The Company Behind the “All-Gender” Bathroom Signs | Triangulator | Indy Week
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The Company Behind the “All-Gender” Bathroom Signs 

SmartSign, the largest sign retailer on the web, owns more than forty websites, on which it hawks messages that range from helpful notifications (OPEN HOUSE) to emergency instructions (IN CASE OF FIRE—USE THE STAIRS) to strict rules (NO CELL PHONES ALLOWED).

The company, based in Brooklyn, also sells bathroom signs. A few years ago, SmartSign began producing a gender-neutral image for bathroom doors—a human figure wearing pants on one side and a dress on the other (similar to the signs that have proliferated throughout the Triangle since HB 2 passed, and the image that adorns this week's INDY cover). Not long after, Sam Killermann, an LGBTQ activist, wrote a blog post criticizing the image, which he argued reinforced a duality that wasn't inclusive of fluid gender identities. And why was a human image necessary at all? Killermann wondered.

click to enlarge all-gender-restroom-braille-sign-se-6056_210.jpg

He proposed an alternative image: a toilet.

"For group restrooms, or if you're worried about folks not understanding the sign, put a short explanation below it," Killermann added.

SmartSign took Killermann's suggestions to heart and even asked him to design the new image. He did. It is a drawing of a toilet, with the words ALL-GENDER RESTROOM beneath it. The signs are available at mydoorsign.com, and they are moving fast.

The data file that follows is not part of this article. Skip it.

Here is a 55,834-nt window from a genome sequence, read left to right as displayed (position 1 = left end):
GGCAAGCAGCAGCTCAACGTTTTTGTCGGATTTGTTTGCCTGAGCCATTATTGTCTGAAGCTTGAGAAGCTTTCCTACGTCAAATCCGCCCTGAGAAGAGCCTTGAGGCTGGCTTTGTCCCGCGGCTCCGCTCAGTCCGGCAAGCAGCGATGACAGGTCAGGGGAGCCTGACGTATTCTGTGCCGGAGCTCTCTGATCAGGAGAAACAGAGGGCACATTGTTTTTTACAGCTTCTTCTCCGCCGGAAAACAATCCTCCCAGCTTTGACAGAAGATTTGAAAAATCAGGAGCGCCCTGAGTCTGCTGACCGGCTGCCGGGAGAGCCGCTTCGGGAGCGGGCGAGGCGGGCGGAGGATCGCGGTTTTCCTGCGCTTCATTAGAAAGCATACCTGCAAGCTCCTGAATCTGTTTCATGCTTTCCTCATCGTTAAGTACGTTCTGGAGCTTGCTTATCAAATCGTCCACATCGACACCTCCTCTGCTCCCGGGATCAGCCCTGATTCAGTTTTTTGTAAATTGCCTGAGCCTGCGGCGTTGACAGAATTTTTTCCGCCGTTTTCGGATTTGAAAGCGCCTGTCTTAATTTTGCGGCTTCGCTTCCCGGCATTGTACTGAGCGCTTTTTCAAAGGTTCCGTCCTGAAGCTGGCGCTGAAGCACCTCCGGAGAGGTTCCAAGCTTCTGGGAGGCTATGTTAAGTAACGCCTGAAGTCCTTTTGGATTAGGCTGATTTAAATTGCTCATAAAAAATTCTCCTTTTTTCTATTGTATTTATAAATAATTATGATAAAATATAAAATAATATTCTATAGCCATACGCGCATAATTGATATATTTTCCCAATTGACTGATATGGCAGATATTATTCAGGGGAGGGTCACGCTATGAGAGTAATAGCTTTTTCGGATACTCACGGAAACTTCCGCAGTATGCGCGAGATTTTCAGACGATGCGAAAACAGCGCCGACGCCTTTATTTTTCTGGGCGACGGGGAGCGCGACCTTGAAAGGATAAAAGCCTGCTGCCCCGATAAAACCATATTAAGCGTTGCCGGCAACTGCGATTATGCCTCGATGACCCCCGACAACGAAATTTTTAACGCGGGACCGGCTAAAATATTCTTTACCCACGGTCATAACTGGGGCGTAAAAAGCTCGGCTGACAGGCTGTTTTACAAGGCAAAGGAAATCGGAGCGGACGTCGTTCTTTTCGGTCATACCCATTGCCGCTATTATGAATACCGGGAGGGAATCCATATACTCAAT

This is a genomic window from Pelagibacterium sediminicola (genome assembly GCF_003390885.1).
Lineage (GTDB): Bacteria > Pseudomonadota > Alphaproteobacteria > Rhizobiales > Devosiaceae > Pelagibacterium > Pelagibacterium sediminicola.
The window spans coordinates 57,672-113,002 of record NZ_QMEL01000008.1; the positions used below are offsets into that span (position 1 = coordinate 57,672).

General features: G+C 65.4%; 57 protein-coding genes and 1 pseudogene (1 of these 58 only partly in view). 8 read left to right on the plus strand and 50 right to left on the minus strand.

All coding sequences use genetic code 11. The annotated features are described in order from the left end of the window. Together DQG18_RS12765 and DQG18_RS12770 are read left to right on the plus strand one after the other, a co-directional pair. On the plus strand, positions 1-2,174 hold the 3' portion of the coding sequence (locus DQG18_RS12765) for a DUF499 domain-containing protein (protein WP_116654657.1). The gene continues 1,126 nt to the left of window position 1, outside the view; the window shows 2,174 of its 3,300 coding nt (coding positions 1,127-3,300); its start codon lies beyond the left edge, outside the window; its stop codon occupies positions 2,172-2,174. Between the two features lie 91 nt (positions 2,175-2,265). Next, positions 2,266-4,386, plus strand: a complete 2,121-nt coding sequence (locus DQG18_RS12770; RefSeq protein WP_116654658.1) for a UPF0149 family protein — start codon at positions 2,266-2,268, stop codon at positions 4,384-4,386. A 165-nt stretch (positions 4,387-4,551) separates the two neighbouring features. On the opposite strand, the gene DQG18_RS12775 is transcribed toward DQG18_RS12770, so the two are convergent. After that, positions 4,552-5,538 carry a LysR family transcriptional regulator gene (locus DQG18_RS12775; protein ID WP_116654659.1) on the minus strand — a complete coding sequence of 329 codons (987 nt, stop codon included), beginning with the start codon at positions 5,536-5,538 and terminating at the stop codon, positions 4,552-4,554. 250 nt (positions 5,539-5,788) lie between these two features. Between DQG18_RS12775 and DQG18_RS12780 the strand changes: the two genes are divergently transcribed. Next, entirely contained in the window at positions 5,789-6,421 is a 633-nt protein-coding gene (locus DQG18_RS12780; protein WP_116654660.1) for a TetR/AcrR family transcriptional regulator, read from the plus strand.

"We've sold about twice as many all-gender signs in 2016 as we did in 2015," says Conrad Lumm, marketing director for SmartSign. "And sales keep going up every month."

Has HB 2 helped? "Yes and no," Lumm says. "I think that, generally, there's a broader recognition that not everybody fits into the easy gender categories we've inherited, and we're seeing that all across the country. Obviously, though, North Carolina has become a flashpoint for that cultural trend.

"Part of our gender-inclusive effort here also involves donating those signs to nonprofits and educational institutions that ask for them, because we don't think they should have to pay through the nose to update and implement that change," Lumm continues. "And we've been seeing more demand for that in North Carolina, as well as LGBT advocates there who are distributing our signs to private businesses. A lot of people are going out of their way to make this point. Or not necessarily make a point, really; they're simply being more welcoming to their clientele."

triangulator@indyweek.com

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